I've been very wary of Tony Blair's initiative to cancel Third World debt: I've always suspected that it really will not solve any problems, and may only compound them. But Abiola Lapite, - an erudite British man of African descent - has confirmed my suspicions.

To put it succincly, I don't believe in foreign aid, nor in loaning money to the Third World. The best way to lift people out of poverty is to drop our tariffs against the produce of poor people, especially in agricultural products. That takes a lot of political courage, considering the kind of power farmers have in Europe. So we can safely assume that it won't get done, as Europe lacks the necessary courage for that kind of action.

Thursday, March 03, 2005

Via Turun Sanomat comes this interesting reference: according to the British Centre for Retail Research, Finland has Europe's second highest rate of "shrinkage" (stock loss from crime or wastage) in its retailing sector.

Hmm. It's even higher than France's, Germany's, Sweden's, and Estonia's (but not higher than Britain's, which takes the top "prize")

What could be the reason? Turun Sanomat points out that according to the study half of the figure can be ascribed to wastage, but the other half goes to theft, of which a full third can be ascribed to retail businesses' own staff.

Is something rotten in the state of Finland?
This screed by Vaclav Havel is a tour de force:

...It is suicidal for the EU to draw on Europe's worst political traditions, the common denominator of which is the idea that evil must be appeased and that the best way to achieve peace is through indifference to the freedom of others....

Fell on deaf ears in Finland, though.
More good analysis from the Big Pharaoh, in Egypt. His is a refreshing voice to hear, coming as it is from a culture that is infused with biased media. In addition to that, he is a big-hearted man with a jolly good sense of humor!

Anyway, I want to tell you something interesting. Al Arabiyah channel ran a poll on its website asking Arab readers to choose between Bush and Kerry. Readers were also allowed to vote via email. The final number was something like 42% for Bush 58% for Kerry. I personally doubt this 42% that Bush got because it is too high! Anyway, the channel then classified the votes based upon countries and guess what was the ONLY Arab country that voted for Bush in a landslide? Iraq. 80% of Iraqi emails went for Bush.

This election taught me something: NEVER trust the media. I admit that I often considered this media talk a little bit too overreacting, I somehow believed that credible big media such as CNN and New York Times are basically fair and balanced. I was wrong. I stayed up late to watch the elections on CNN and right before the elections even started, their pundits started to talk about the "youth votes", "first timers", "turn outs", and then mentioned how all those factors are more favorable to Kerry. I started to believe that Bush will lose even before Indiana closed its polls. Then guess what??? The difference between Bush and Kerry in the popular vote turned out to be over 3 million!!!! "Youth votes", "first timers", "turn outs" BWAHAA HA HA HA HA HA!!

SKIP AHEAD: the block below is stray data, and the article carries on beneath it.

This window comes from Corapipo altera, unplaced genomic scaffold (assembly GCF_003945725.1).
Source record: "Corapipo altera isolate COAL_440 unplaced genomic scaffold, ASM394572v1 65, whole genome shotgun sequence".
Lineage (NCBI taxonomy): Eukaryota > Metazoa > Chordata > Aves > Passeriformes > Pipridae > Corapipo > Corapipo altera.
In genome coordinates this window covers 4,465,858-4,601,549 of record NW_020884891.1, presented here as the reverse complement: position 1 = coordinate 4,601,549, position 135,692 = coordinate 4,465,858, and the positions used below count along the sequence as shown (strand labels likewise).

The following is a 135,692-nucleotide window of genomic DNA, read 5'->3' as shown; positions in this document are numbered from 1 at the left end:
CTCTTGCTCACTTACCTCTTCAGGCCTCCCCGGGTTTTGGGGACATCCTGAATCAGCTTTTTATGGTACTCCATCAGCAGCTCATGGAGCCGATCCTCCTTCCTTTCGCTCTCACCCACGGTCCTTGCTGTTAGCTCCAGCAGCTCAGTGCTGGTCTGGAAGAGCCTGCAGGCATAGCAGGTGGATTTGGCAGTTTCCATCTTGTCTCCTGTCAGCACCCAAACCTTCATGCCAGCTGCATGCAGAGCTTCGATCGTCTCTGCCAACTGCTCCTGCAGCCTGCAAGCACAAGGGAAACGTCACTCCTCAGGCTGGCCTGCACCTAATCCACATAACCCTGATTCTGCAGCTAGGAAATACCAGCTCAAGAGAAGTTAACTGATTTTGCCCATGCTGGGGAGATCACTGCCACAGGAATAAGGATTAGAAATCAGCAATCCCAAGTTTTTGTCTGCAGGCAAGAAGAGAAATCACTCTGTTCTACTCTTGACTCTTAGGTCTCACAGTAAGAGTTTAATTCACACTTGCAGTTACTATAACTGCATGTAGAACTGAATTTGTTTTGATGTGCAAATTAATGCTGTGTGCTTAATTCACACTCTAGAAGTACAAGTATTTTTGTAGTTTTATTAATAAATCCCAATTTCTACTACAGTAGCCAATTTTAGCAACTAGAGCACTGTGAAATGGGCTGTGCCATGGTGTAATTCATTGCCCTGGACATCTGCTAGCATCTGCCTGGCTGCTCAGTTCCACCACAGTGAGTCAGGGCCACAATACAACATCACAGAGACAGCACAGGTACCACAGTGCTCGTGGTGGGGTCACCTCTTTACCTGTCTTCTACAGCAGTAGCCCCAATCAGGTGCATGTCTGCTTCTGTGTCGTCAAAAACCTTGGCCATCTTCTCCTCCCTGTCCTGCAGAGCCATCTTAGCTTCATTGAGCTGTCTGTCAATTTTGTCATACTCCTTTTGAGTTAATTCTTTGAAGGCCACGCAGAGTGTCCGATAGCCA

As soon as this 3 million number became clear, Larry King turned pale and said "what went wrong with the democratic party??" Wolf Blitzer jumped and told him "it's not over yet Larry". I was always skeptical of Fox News, now, I just want to yell: THANK GOD FOR FOX!!

I believe the American people made the right choice and I will immediately post my memo to President Bush when kerry finishes searching in his provincial ballots

His take on the recent kidnapping of the French journalist is insightful... and probably true.

Wednesday, March 02, 2005

According to the Finnish-language version of the Helsingin Sanomat, the Bimbo Of Finland has used the occasion of a state visit to Chirac yesterday to opine that she and Chirac are of the same opinion that Russia hasn't "really taken to our (EU's) way of thinking".

Hmm? Quite bold of her, do you think? Not really: it's just easier to say that now after Bush blazed the trail for her last week by confronting Putin in Bratislava on his lapses in democratic values.

Finns really are such cowards, - always catching a freeride, after the US takes on the bolder task.

And that goes for all of Europe, too, doesn't it?
From Reason Online comes this little nugget:

Kyoto is a solution in search of a problem.

I'll add that the Kyoto may have started out as an initiative in responsible environmentalism, but was transformed by Europeans into a weapon for the practise of anti-Americanism... anything to slow down the growth of the behemoth, so that certain others might catch up and overtake it.
The Wall Street Journal published an editorial highlighting this "governor's report card" put out by my favorite think tank, the Cato Institute.

Look who's the top scorer! None other than Ahnold. The other thing to note is that most top scorers are Republican.

"So what?" Europeans might say, but as the trend in American politics goes, most future presidents are chosen from the pool of state governors, not from the pool of congressmen (it has probably to do with congresspeople having to flip-flop so often in their careers; the public hates that).

The word on the blogosphere is that the one Democratic governor to look out for is Tennessee's Phil Bredesen: he's a Democrat who won a lot of Republican votes.